In 1764, one of the ships arrived in Louisiana, which at that time was a colony ruled by Spain.  The Spanish Governor, Galvez, did not know they were coming, but could see an advantage to their presence as a counter influence to the British settlements nearby.

Over the next 20 years about 3,000 Acadians found their way to Louisiana.  They settled the mosquito-infested swamps, bayous, and prairies that nobody wanted.  They did the back-breaking jobs that others would not do.  With their strange sounding dialect, they were even rejected by other Frenchmen already in Louisiana.

Poor and illiterate, with a language, culture, and customs [and Catholic Faith] that set them apart, the Acadians had only each other.  When it was time to marry, they married their own.  Otherwise, who knows if they would have made it.  This pattern continued until the aftermath of the Civil War, which devastated the economy and social structure of the South.  With poverty so widespread, what difference did it make that the Acadians were poor?  If anything, they had already proven their capacity to survive a hostile world with close community [Catholic Faith] and family ties.  Gradually, Acadians began to marry non-Acadians.  The new spouses often learned to speak French and were absorbed into the population that became known as the “Cajuns.”

The irony about he Cajuns in America today is that despite efforts over the last 250 years to destroy their culture, they have indeed survived as a distinct group.  [Some of you will recall when Cajun French was forbidden to be spoken in public schools.]  While other ethnic groups dissolved into the proverbial melting pot, the Cajun way of life–spicy food, lively music, family traditions [and Catholic Faith] have become a beacon of light fo what is taking place in our country today.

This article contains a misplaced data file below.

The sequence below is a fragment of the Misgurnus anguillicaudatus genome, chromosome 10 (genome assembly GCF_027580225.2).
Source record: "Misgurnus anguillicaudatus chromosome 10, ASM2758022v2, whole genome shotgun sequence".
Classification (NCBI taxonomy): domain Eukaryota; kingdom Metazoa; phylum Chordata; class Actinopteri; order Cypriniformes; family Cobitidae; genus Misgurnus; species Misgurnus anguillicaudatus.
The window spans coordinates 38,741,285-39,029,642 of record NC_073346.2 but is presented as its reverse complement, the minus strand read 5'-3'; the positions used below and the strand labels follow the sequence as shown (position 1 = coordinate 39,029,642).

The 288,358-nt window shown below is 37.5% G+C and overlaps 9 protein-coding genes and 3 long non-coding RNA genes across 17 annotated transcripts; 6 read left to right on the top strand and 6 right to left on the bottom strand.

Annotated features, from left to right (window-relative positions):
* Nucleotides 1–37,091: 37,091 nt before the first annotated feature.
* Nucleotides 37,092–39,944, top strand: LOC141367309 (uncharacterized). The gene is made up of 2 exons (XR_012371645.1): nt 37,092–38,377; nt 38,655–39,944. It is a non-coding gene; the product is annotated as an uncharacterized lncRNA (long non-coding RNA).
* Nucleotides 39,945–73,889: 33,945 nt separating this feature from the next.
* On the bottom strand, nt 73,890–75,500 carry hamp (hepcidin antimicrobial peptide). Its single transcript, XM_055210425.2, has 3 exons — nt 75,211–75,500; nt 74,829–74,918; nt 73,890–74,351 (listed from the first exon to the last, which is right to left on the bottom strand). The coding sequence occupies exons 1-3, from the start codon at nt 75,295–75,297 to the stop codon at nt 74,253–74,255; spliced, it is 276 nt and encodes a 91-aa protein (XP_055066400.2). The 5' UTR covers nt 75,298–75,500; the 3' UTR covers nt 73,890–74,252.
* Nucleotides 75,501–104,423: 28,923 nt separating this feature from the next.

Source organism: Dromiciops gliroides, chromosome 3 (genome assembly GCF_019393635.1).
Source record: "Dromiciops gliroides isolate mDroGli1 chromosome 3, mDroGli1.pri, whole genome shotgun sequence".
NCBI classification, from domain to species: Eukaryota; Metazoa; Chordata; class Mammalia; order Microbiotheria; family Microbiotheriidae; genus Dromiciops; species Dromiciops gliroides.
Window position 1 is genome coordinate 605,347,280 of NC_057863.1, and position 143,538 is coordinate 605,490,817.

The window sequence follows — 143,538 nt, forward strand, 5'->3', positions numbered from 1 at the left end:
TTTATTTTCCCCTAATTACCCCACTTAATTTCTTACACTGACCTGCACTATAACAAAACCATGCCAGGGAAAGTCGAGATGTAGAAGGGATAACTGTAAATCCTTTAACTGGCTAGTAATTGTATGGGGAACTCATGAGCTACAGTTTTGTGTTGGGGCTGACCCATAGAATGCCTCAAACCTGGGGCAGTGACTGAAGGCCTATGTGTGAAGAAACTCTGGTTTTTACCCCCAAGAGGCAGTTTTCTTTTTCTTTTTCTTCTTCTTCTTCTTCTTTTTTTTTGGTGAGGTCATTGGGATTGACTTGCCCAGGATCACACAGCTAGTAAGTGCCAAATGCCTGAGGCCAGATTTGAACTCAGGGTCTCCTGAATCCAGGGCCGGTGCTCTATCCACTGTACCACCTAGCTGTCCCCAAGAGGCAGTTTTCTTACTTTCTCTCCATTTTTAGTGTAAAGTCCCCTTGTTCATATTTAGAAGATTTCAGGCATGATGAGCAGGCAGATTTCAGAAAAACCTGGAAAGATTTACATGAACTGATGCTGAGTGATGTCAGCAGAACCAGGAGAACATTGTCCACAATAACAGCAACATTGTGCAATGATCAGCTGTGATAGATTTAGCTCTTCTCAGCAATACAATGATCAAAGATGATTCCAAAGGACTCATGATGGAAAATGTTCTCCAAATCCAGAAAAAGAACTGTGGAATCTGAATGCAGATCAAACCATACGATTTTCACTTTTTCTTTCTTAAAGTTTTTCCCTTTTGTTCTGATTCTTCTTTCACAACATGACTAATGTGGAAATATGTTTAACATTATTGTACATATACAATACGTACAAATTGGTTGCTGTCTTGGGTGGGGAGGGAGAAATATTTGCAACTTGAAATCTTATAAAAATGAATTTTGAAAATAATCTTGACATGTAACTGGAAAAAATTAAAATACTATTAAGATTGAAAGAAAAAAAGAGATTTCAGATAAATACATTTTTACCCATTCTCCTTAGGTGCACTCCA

What things you may say are taking place in our country today are we speaking of?  Listen to the story from Fr. Edward Richard, Pastor  of Our Lady of LaSalatte, who is the coordinator for the Catholic Diocese of Lake Charles, LA’s Fortnight for Freedom.

A practicing Catholic family living in rural Michigan were denied their right to sell their farm produce in the local town.  You may ask why would such a thing take place?  The reason mirrors the life that our Hebrew ancestors lived thousands of years ago as well as our Acadian ancestors more recently.  This farm family were denied the right to sell their produce in the entire stat in which they live, because the father of the family said no to allowing a “same sex” wedding to take place on his farm.  The Acadian people, the Cajuns, us, will face similar attempts to restrict religious freedom if we do not pay attention to and participate int he political process.  Our long and courageous history says very clearly to us, “Follow the lead of your grandparents, great-grandparents, and great-great-grandparents and so on to be firm in your Catholic Faith as the Hebrew people were in theirs during time of persecution and let nothing deter you from observing and speaking of what is right and moral as taught by our faith.

Our Acadian ancestors were courageous, are we?  Amen!

Fr. Charles McMillin, Pastor

Our Lady Help of Christians

Jennings, LA